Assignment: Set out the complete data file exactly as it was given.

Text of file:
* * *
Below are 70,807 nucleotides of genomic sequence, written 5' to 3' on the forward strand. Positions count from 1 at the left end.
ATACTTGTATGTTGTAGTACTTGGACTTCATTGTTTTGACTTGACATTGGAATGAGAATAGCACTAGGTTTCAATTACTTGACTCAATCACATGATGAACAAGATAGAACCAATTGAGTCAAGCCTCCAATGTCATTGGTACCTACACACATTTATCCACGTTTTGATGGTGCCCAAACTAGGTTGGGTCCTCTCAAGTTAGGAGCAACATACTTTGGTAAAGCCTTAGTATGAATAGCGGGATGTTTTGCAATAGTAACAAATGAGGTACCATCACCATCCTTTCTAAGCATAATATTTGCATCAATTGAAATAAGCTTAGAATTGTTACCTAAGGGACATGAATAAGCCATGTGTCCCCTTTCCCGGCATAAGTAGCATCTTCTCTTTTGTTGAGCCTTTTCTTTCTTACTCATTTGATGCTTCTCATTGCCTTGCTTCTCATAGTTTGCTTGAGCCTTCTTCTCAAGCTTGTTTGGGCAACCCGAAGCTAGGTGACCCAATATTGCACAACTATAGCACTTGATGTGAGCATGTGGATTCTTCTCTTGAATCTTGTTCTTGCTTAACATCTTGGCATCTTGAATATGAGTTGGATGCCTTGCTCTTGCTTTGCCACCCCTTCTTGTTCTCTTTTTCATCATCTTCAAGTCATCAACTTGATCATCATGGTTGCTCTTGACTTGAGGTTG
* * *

Below are 70,807 nucleotides of genomic sequence, written 5' to 3' on the forward strand. Positions count from 1 at the left end.
ATACTTGTATGTTGTAGTACTTGGACTTCATTGTTTTGACTTGACATTGGAATGAGAATAGCACTAGGTTTCAATTACTTGACTCAATCACATGATGAACAAGATAGAACCAATTGAGTCAAGCCTCCAATGTCATTGGTACCTACACACATTTATCCACGTTTTGATGGTGCCCAAACTAGGTTGGGTCCTCTCAAGTTAGGAGCAACATACTTTGGTAAAGCCTTAGTATGAATAGCGGGATGTTTTGCAATAGTAACAAATGAGGTACCATCACCATCCTTTCTAAGCATAATATTTGCATCAATTGAAATAAGCTTAGAATTGTTACCTAAGGGACATGAATAAGCCATGTGTCCCCTTTCCCGGCATAAGTAGCATCTTCTCTTTTGTTGAGCCTTTTCTTTCTTACTCATTTGATGCTTCTCATTGCCTTGCTTCTCATAGTTTGCTTGAGCCTTCTTCTCAAGCTTGTTTGGGCAACCCGAAGCTAGGTGACCCAATATTGCACAACTATAGCACTTGATGTGAGCATGTGGATTCTTCTCTTGAATCTTGTTCTTGCTTAACATCTTGGCATCTTGAATATGAGTTGGATGCCTTGCTCTTGCTTTGCCACCCCTTCTTGTTCTCTTTTTCATCATCTTCAAGTCATCAACTTGATCATCATGGTTGCTCTTGACTTGAGGTTG